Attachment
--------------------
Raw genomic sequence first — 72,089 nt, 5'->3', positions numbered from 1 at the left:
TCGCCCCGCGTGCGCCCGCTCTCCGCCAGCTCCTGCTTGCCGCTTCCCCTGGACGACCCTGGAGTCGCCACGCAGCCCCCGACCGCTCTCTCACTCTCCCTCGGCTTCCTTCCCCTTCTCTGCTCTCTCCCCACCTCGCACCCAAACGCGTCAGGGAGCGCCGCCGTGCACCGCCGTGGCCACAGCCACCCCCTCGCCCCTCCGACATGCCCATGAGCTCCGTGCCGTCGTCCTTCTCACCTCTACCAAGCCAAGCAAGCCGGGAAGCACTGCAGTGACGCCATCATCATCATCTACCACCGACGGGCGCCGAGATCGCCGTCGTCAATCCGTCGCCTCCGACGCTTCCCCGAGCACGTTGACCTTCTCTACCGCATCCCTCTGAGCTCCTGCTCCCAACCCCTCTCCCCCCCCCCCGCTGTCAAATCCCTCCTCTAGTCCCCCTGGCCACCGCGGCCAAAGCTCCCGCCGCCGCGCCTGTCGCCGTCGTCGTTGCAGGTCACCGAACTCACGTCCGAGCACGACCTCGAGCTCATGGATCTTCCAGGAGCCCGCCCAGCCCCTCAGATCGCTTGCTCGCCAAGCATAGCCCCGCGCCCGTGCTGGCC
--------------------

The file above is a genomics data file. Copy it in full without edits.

Raw genomic sequence first — 72,089 nt, 5'->3', positions numbered from 1 at the left:
TCGCCCCGCGTGCGCCCGCTCTCCGCCAGCTCCTGCTTGCCGCTTCCCCTGGACGACCCTGGAGTCGCCACGCAGCCCCCGACCGCTCTCTCACTCTCCCTCGGCTTCCTTCCCCTTCTCTGCTCTCTCCCCACCTCGCACCCAAACGCGTCAGGGAGCGCCGCCGTGCACCGCCGTGGCCACAGCCACCCCCTCGCCCCTCCGACATGCCCATGAGCTCCGTGCCGTCGTCCTTCTCACCTCTACCAAGCCAAGCAAGCCGGGAAGCACTGCAGTGACGCCATCATCATCATCTACCACCGACGGGCGCCGAGATCGCCGTCGTCAATCCGTCGCCTCCGACGCTTCCCCGAGCACGTTGACCTTCTCTACCGCATCCCTCTGAGCTCCTGCTCCCAACCCCTCTCCCCCCCCCCCGCTGTCAAATCCCTCCTCTAGTCCCCCTGGCCACCGCGGCCAAAGCTCCCGCCGCCGCGCCTGTCGCCGTCGTCGTTGCAGGTCACCGAACTCACGTCCGAGCACGACCTCGAGCTCATGGATCTTCCAGGAGCCCGCCCAGCCCCTCAGATCGCTTGCTCGCCAAGCATAGCCCCGCGCCCGTGCTGGCC